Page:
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SAST vs WAF – 5 Reasons To Opt For SAST

With the industrialization of cybercrime and rise in hacking severity, the value of traditional application security techniques is imploding. The Web Application Firewall (WAF), considered as a go-to security solution until not long ago, is currently experiencing a constant erosion in its effectiveness. On the other hand, Static Application Security Testing (SAST) solutions are gaining momentum.


What is WAF all about?


As the name suggests, the Web Application Firewall (WAF) is basically a security barrier (server plugin or cloud-based) that is placed in front of the application for real-time inspection of user requests. This involves the monitoring of website traffic with the option of blocking it when malicious activity is detected, as required by the specific organization.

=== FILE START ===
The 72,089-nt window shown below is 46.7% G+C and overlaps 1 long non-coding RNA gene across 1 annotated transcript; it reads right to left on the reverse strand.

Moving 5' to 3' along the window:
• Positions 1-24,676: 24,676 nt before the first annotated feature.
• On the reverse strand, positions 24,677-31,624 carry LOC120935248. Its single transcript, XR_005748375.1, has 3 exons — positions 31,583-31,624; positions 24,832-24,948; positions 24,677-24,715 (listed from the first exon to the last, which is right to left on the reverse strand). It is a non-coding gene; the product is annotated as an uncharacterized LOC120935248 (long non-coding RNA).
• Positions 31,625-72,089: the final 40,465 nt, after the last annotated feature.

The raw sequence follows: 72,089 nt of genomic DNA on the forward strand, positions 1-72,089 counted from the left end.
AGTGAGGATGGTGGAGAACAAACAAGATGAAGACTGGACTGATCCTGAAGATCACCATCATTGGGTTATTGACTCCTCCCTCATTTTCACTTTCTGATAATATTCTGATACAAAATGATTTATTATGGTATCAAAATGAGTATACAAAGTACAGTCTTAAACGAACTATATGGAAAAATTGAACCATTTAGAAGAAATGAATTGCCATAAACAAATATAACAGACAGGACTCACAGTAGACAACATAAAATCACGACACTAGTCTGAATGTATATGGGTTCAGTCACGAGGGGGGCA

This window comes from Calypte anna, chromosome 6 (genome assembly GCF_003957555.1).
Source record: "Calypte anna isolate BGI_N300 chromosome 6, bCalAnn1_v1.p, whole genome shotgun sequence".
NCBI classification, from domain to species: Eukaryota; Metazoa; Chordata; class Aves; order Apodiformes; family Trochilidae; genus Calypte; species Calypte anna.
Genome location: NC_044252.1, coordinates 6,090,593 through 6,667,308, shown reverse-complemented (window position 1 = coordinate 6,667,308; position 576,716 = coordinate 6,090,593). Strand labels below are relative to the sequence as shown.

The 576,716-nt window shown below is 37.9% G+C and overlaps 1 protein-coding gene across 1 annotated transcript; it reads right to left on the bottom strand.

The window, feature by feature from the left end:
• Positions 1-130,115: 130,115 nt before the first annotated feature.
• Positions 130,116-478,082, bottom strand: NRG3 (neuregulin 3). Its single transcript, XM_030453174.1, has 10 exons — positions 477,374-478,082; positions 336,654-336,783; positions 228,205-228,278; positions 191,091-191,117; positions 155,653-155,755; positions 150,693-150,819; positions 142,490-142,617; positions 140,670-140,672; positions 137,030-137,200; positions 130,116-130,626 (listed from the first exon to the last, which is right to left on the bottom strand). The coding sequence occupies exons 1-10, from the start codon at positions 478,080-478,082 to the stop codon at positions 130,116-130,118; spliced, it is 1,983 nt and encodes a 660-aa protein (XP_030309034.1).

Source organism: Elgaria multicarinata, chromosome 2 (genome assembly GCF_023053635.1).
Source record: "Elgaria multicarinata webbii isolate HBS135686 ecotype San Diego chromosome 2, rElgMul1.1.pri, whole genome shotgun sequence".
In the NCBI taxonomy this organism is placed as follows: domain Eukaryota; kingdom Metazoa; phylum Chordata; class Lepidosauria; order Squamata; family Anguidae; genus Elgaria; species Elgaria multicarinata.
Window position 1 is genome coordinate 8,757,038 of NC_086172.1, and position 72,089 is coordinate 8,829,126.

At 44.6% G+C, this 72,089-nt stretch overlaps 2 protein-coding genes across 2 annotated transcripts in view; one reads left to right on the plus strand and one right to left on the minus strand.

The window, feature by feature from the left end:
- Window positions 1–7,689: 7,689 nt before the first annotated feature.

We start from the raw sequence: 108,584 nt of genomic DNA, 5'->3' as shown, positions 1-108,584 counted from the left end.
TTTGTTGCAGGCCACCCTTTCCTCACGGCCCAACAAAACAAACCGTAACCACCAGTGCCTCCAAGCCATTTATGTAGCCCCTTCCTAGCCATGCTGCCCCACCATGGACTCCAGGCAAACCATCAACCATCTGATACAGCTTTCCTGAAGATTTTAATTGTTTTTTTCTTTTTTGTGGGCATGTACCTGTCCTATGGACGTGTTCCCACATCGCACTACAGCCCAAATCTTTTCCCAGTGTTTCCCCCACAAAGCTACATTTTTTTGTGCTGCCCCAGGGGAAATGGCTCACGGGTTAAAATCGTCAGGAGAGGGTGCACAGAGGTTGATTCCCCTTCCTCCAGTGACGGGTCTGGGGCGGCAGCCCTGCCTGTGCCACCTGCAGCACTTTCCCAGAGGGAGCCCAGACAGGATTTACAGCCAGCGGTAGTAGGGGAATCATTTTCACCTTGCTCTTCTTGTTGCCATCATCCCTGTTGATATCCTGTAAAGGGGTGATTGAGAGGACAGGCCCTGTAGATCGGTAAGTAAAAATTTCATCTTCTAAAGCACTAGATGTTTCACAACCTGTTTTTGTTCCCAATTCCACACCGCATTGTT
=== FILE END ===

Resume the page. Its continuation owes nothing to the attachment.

When properly configured, WAF is capable of locating code injections (SQL/LDAP injections, XSS, etc) and other vulnerabilities. Assuming the tool’s parameters have been configured accurately, attacks can be detected or blocked. All network traffic from the OSI layer upto the application layer can be monitored with WAF.


Related: 5 Deadly Code Injections That Can Obliterate Your Application


WAFs can be implemented in two modes – Block mode and Detect mode. In the first mode, threats are blocked in “real-time”, temporary patches are applied and subsequent requests from the same source are all flagged as malicious. The latter is more of a “monitoring” mode where the security staff is alerted every time malicious activity is detected.